Overall Rating 8.7
A feature episode marred only by the writing for one character - "evil colonel man!!"
The stirring details can be found here, courtesy of the Stargate Wiki.
A combination of language barriers, the human instinct to mistrust anything radically different (an evolutionary advantage run amok in a world where differences evolve both culturally and physically), and a desperate need for resources - that about sums up the vast majority of nascent conflicts (that may eventually turn into long-running holy wars and the like as philosophies diverge and old wounds fail to heal) ever experienced in human history. No...religion doesn't cause war, silly atheist. It is only an excuse (one of many readily available ones) for the real problems. When cultures develop naturally and produce conflicting needs, there will frequently be conflict. Here we have a well-constructed plot centered on the Unas' need for territorial sovereignty and spiritual rights and our desperate need for a means to defend ourselves against the Goa'uld. We arrive desperately seeking a scarce resource, the Unas hide, we desecrate their sacred grounds, they send us a warning (killing a man to do so...but in their world, that's just a warning shot), we respond with force...and a conflict is born.
Now in any conflict, it is necessary to look for points of common ground, and we have a great one in this story. The enemy of my enemy is my friend. But we don't get to see a simple resolution because of another staple in nascent warfare. The cross-cultural miscommunication. It happens...it's no one's fault (and is portrayed as such, which is refreshing) and it calls out for the perpetrators to take responsibility for their mistakes (which we do, however reluctantly). I actually VERY MUCH like the way this whole plot is structured. The Pentagon guys are understandably twitchy to get juicy Naquadah, the military guys are understandably intimidated by the big scary Unas, and the Unas are understandably peeved at us for wrecking their homes and burial grounds after years of being slaves to the Goa'uld. No one is portrayed as a boor.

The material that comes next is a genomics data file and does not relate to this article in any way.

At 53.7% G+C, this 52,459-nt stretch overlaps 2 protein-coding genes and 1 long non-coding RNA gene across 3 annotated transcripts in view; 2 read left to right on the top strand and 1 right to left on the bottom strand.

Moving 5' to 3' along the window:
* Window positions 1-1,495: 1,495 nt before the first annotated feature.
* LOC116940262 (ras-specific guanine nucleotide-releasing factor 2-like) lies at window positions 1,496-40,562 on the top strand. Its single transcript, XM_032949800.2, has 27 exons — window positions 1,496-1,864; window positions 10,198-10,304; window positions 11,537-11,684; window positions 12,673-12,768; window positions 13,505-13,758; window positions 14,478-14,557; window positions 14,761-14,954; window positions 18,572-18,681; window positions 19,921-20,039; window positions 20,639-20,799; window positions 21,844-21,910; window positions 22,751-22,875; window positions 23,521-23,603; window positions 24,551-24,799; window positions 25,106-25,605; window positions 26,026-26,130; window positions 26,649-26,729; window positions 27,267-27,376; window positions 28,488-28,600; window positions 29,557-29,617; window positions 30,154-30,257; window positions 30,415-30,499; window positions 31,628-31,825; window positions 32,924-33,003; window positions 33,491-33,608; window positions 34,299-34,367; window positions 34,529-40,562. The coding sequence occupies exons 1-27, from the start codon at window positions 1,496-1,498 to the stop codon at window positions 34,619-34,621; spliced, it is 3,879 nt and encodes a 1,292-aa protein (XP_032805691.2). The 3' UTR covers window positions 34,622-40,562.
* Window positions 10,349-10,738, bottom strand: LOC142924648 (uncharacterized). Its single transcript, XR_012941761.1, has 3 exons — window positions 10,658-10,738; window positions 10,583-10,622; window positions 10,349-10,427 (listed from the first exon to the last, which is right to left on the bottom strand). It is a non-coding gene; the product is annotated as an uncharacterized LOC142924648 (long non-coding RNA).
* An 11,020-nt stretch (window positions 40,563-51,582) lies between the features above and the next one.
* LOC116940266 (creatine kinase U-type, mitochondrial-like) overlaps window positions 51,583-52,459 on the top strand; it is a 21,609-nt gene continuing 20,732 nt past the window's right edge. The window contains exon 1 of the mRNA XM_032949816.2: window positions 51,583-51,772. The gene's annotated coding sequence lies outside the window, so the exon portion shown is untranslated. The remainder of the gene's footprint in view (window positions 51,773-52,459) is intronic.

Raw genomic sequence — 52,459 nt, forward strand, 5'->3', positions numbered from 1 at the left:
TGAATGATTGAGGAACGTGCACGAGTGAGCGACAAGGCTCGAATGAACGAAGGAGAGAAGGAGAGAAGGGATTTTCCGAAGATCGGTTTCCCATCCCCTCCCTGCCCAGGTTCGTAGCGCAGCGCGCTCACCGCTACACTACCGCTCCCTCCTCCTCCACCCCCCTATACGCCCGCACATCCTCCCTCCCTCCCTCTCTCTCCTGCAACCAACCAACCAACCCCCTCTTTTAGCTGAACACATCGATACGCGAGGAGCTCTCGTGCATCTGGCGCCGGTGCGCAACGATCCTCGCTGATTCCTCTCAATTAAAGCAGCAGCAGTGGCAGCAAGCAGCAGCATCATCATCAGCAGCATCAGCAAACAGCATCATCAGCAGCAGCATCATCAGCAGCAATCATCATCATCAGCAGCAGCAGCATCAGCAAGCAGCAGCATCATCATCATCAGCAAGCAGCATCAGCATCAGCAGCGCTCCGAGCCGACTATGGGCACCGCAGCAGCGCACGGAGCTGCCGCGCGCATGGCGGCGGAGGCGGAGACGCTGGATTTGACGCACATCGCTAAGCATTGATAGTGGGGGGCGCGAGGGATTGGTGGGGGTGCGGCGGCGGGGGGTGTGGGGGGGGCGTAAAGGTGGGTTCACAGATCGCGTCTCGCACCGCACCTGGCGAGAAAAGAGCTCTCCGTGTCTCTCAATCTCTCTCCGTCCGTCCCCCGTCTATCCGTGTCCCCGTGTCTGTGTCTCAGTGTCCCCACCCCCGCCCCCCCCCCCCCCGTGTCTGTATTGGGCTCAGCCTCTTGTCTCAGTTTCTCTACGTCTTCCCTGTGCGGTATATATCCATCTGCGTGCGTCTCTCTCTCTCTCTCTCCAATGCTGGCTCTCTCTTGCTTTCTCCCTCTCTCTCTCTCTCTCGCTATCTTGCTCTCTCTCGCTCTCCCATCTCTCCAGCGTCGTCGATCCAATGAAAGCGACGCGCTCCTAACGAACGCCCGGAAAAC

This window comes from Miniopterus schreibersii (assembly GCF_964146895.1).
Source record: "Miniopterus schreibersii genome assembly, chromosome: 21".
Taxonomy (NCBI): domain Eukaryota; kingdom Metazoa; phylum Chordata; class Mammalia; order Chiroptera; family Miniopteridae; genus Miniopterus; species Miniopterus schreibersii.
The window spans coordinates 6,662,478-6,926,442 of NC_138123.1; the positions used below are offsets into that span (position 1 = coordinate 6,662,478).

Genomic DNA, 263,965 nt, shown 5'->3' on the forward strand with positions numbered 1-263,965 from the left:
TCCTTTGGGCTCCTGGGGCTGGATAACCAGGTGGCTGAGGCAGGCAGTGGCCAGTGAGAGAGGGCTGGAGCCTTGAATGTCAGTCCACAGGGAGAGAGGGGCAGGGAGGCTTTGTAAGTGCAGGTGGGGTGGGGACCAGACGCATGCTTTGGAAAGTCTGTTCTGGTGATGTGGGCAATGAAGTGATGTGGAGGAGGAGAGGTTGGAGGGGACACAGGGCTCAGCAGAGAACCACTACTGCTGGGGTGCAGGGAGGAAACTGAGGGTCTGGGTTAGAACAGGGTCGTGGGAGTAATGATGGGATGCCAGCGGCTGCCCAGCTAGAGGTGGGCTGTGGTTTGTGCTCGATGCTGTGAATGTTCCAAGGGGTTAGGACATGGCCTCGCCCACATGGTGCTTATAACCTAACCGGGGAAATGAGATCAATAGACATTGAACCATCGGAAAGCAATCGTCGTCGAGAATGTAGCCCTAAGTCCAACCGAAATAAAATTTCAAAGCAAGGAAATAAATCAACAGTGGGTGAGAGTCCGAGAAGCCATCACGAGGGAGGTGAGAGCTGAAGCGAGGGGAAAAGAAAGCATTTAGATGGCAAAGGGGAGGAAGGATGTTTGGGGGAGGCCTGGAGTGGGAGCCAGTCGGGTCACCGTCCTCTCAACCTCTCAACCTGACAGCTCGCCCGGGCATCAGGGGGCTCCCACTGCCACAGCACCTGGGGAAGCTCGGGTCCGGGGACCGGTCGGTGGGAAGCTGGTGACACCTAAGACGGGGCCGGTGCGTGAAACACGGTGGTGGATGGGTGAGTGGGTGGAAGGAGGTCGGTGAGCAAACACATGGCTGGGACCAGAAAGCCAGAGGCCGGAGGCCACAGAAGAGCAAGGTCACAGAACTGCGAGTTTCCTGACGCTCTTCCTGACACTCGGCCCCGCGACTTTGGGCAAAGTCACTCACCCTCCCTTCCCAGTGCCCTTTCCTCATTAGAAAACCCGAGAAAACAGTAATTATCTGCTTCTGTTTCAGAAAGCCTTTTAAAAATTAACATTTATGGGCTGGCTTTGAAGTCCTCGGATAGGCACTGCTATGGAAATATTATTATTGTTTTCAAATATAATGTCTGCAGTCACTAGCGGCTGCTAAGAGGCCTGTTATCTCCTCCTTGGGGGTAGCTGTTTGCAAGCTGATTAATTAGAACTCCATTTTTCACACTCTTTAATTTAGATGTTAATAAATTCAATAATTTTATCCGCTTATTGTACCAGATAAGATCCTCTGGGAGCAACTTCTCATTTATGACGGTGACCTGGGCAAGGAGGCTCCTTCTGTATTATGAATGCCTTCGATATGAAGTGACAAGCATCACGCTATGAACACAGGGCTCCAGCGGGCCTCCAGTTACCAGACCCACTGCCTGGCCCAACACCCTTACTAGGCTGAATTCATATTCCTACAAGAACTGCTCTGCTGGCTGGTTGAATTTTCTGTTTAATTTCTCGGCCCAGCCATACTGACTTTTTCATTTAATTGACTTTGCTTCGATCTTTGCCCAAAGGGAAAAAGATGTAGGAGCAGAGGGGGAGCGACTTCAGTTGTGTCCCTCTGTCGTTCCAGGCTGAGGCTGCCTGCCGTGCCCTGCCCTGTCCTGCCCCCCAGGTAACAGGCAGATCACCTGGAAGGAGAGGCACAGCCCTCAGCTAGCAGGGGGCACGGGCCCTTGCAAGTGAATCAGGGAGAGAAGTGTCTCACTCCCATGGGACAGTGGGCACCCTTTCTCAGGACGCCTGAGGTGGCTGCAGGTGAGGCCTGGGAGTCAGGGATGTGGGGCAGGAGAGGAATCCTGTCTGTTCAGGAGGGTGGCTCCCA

Except for the colonel in charge of the friggin' mining operation. Who is written like a cross between the title characters from Weird Al's song "Trigger Happy" and that stereotypical Army drill sergeant who appears in every Hollywood movie that involves a boot camp scene. Zero brain, zero patience, zero ability to resistance grabbing a gun and shooting it if it moves. If they'd just written him a little more humanely, this would have been a feature, no Q/A. As is...I still greatly enjoy the conclusion and Daniel's antics throughout the episode as he works with the Unas, and I think this is a fairer portrayal of military conflict than I've come to expect from science fiction, so I'll take what I can get.
As noted...if they had a better character blueprint for Colonel Jackass, I'd have been happier. Otherwise, well done boys!
The Unas bit parts were a little on the...um...maudlin side. But...it's hard to act with that much make-up on. The regular players were fine with the exception of RDA, who was rather phoning in his scenes this season as he grew tired of the rigors of shooting the show and was having his part downsized.
As many close to me have observed, we humans do have a tendency to strive so hard for the things we need to make our lives better that we stumble into situations we don't fully understand and pay the price in blood. That is the cost associated with our best quality - our tenacity and curiosity.